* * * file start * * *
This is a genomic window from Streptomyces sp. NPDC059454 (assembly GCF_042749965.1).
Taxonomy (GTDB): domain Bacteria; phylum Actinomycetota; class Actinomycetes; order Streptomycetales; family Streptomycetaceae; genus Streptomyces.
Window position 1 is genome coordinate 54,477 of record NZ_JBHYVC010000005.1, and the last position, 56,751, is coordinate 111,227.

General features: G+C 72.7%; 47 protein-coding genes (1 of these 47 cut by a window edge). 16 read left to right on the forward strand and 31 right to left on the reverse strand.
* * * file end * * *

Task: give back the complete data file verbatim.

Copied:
This is a genomic window from Streptomyces sp. NPDC059454 (assembly GCF_042749965.1).
Taxonomy (GTDB): domain Bacteria; phylum Actinomycetota; class Actinomycetes; order Streptomycetales; family Streptomycetaceae; genus Streptomyces.
Window position 1 is genome coordinate 54,477 of record NZ_JBHYVC010000005.1, and the last position, 56,751, is coordinate 111,227.

General features: G+C 72.7%; 47 protein-coding genes (1 of these 47 cut by a window edge). 16 read left to right on the forward strand and 31 right to left on the reverse strand.